This rule shall clarify for businesses to evaluate the results of the due diligence screenings and enable those performing sanctions risk assessments to reach a clear “no go” decision faster when an entity is known to have 50 per cent or more ownership by a listed person.
What other amendments come under Bill C-47?
In addition to the ownership and control provisions, some other amendments that the bill brings in are:
- Amendment of various SEMA provisions to empower the Canadian government to implement sanctions restrictions on any person “outside Canada who is not Canadian”, expanding the scope of the SEMA’s sanctions authority which is currently limited to only target individuals or entities located in or nationals of the country named in the regulation.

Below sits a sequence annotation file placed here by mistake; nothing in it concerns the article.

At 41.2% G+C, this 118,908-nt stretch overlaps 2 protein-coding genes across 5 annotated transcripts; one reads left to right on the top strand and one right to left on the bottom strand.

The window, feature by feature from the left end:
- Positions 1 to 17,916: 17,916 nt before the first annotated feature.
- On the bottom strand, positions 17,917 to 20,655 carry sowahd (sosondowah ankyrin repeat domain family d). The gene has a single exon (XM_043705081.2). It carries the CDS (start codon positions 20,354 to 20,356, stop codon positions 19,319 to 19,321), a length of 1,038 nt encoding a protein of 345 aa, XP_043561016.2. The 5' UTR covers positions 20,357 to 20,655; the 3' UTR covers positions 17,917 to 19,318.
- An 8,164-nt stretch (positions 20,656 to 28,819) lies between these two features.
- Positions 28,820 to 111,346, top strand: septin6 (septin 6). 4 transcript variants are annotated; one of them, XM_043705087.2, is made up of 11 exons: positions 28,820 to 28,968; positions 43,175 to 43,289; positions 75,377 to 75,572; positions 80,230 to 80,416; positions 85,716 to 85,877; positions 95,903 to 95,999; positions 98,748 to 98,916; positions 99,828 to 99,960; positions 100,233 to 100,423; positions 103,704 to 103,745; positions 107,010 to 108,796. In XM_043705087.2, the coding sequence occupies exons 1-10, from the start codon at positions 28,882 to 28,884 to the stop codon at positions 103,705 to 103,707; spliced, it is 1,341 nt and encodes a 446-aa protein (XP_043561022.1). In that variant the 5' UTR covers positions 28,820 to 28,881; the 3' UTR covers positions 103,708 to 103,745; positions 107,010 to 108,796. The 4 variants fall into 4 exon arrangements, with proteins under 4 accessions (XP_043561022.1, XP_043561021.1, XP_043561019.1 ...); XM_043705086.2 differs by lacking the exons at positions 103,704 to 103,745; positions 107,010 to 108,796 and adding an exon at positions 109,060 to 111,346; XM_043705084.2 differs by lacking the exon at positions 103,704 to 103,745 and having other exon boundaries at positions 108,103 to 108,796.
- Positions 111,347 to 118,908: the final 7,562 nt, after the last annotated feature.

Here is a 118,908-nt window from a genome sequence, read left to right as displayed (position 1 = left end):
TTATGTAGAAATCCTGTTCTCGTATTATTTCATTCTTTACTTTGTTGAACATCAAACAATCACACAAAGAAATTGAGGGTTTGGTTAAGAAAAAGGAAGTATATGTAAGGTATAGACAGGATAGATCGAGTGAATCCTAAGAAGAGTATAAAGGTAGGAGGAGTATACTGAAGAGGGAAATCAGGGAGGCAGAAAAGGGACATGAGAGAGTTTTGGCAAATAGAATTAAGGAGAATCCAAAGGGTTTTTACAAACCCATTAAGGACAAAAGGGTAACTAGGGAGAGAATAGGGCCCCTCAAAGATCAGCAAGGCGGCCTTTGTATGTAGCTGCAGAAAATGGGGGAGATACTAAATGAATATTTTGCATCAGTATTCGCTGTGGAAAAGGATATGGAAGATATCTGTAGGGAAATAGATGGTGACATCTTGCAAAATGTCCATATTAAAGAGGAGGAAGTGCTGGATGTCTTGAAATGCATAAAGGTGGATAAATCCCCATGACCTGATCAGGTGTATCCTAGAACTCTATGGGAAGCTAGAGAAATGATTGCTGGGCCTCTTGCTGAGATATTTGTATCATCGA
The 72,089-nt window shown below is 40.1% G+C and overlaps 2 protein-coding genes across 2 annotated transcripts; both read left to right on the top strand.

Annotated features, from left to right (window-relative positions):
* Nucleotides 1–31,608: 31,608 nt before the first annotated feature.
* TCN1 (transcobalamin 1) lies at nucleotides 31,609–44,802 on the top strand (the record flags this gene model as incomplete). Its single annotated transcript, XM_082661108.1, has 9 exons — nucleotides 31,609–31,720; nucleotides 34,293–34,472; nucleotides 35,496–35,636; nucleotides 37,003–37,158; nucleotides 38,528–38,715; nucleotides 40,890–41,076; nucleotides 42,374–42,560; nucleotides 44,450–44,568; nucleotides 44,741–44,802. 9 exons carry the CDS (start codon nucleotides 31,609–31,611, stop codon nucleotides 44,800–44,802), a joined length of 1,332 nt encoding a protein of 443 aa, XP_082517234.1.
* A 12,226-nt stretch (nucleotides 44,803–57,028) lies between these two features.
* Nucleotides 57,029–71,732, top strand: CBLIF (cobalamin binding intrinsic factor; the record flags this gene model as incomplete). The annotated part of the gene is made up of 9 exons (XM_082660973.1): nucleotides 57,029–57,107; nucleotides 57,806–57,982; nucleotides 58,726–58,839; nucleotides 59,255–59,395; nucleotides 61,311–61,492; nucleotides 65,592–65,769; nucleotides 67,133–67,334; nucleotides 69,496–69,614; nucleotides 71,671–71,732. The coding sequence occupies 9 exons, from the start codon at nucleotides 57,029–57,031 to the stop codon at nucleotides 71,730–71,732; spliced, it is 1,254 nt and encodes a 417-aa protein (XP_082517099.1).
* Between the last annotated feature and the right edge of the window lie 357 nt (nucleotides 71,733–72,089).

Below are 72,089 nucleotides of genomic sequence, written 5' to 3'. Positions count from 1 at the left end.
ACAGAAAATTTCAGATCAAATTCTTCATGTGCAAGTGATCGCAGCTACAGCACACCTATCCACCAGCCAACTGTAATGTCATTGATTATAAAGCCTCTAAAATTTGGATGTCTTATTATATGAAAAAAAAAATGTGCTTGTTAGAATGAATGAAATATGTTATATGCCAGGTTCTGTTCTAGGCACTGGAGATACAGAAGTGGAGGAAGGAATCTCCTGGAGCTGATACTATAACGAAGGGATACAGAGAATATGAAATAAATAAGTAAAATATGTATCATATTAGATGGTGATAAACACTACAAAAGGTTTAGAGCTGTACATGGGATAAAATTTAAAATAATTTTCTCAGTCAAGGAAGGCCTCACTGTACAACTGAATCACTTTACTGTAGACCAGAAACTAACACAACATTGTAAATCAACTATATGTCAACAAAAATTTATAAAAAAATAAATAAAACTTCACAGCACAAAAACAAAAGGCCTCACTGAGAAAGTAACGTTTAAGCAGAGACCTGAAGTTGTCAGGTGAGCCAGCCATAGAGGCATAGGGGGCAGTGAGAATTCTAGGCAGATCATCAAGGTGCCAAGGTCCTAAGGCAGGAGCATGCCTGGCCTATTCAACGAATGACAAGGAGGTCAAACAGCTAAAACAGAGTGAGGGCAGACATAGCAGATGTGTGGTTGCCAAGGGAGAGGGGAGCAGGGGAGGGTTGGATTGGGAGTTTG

- A new paragraph (e.1) is added under subsection 4(2) of the SEMA to allow Canada to prohibit “the transfer or provision by any person in Canada or Canadian outside Canada of property other than goods to that foreign state, any person in that foreign state, a national of that foreign state who does not ordinarily reside in Canada or a person outside Canada who is not Canadian”. This would align the SEMA with the Magnitsky Law, which allows for the prohibition on supplying any “property” broadly speaking to a listed person, including both tangible property (goods) and intangible property (such as money, funds, currency, digital assets, virtual currency); the current SEMA only contemplates a prohibition on the supply of “goods”.
- Amendments to the sanctions statutes and the Proceeds of Crime (Money Laundering) and Terrorist Financing Act to harmonize and coordinate sanctioned asset reporting obligations under the various statutes and expand the list of other Canadian government departments with whom Global Affairs Canada can coordinate and share information on sanctions matters.